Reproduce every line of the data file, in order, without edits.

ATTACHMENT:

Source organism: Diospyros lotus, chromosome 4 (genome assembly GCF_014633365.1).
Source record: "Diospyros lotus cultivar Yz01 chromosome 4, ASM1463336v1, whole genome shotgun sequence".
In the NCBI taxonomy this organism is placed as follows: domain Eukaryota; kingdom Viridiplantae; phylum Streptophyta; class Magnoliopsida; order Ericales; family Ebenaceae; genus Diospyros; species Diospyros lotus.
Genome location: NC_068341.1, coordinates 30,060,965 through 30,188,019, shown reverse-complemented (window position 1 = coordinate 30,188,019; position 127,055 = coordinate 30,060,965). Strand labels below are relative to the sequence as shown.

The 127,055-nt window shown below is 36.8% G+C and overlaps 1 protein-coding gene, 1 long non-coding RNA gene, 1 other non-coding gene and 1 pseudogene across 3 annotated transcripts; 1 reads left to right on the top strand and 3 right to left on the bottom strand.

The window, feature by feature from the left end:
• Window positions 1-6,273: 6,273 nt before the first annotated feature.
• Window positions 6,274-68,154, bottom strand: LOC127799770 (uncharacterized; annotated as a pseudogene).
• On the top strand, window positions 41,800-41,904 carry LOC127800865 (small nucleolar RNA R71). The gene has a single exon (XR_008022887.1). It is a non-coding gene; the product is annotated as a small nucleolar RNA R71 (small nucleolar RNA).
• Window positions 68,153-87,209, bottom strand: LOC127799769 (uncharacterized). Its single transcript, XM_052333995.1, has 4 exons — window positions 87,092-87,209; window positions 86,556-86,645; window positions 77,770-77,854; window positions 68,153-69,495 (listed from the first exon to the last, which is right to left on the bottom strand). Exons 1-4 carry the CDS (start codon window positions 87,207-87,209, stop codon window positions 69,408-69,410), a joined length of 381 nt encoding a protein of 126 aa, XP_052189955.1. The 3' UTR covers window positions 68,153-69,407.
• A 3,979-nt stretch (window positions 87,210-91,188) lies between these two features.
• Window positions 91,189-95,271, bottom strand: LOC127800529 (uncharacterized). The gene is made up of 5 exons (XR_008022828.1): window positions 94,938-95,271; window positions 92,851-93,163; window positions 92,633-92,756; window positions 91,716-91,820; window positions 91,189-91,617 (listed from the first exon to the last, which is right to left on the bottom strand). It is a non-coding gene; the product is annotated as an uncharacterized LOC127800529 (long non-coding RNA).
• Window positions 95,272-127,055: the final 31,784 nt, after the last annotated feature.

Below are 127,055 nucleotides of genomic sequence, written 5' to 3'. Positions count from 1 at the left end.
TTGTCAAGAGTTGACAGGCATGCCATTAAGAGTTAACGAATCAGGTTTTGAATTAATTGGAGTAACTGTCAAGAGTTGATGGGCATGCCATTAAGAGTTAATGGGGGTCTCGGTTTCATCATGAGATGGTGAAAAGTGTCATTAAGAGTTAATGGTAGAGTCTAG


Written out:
Source organism: Diospyros lotus, chromosome 4 (genome assembly GCF_014633365.1).
Source record: "Diospyros lotus cultivar Yz01 chromosome 4, ASM1463336v1, whole genome shotgun sequence".
In the NCBI taxonomy this organism is placed as follows: domain Eukaryota; kingdom Viridiplantae; phylum Streptophyta; class Magnoliopsida; order Ericales; family Ebenaceae; genus Diospyros; species Diospyros lotus.
Genome location: NC_068341.1, coordinates 30,060,965 through 30,188,019, shown reverse-complemented (window position 1 = coordinate 30,188,019; position 127,055 = coordinate 30,060,965). Strand labels below are relative to the sequence as shown.

The 127,055-nt window shown below is 36.8% G+C and overlaps 1 protein-coding gene, 1 long non-coding RNA gene, 1 other non-coding gene and 1 pseudogene across 3 annotated transcripts; 1 reads left to right on the top strand and 3 right to left on the bottom strand.

The window, feature by feature from the left end:
• Window positions 1-6,273: 6,273 nt before the first annotated feature.
• Window positions 6,274-68,154, bottom strand: LOC127799770 (uncharacterized; annotated as a pseudogene).
• On the top strand, window positions 41,800-41,904 carry LOC127800865 (small nucleolar RNA R71). The gene has a single exon (XR_008022887.1). It is a non-coding gene; the product is annotated as a small nucleolar RNA R71 (small nucleolar RNA).
• Window positions 68,153-87,209, bottom strand: LOC127799769 (uncharacterized). Its single transcript, XM_052333995.1, has 4 exons — window positions 87,092-87,209; window positions 86,556-86,645; window positions 77,770-77,854; window positions 68,153-69,495 (listed from the first exon to the last, which is right to left on the bottom strand). Exons 1-4 carry the CDS (start codon window positions 87,207-87,209, stop codon window positions 69,408-69,410), a joined length of 381 nt encoding a protein of 126 aa, XP_052189955.1. The 3' UTR covers window positions 68,153-69,407.
• A 3,979-nt stretch (window positions 87,210-91,188) lies between these two features.
• Window positions 91,189-95,271, bottom strand: LOC127800529 (uncharacterized). The gene is made up of 5 exons (XR_008022828.1): window positions 94,938-95,271; window positions 92,851-93,163; window positions 92,633-92,756; window positions 91,716-91,820; window positions 91,189-91,617 (listed from the first exon to the last, which is right to left on the bottom strand). It is a non-coding gene; the product is annotated as an uncharacterized LOC127800529 (long non-coding RNA).
• Window positions 95,272-127,055: the final 31,784 nt, after the last annotated feature.

Below are 127,055 nucleotides of genomic sequence, written 5' to 3'. Positions count from 1 at the left end.
TTGTCAAGAGTTGACAGGCATGCCATTAAGAGTTAACGAATCAGGTTTTGAATTAATTGGAGTAACTGTCAAGAGTTGATGGGCATGCCATTAAGAGTTAATGGGGGTCTCGGTTTCATCATGAGATGGTGAAAAGTGTCATTAAGAGTTAATGGTAGAGTCTAG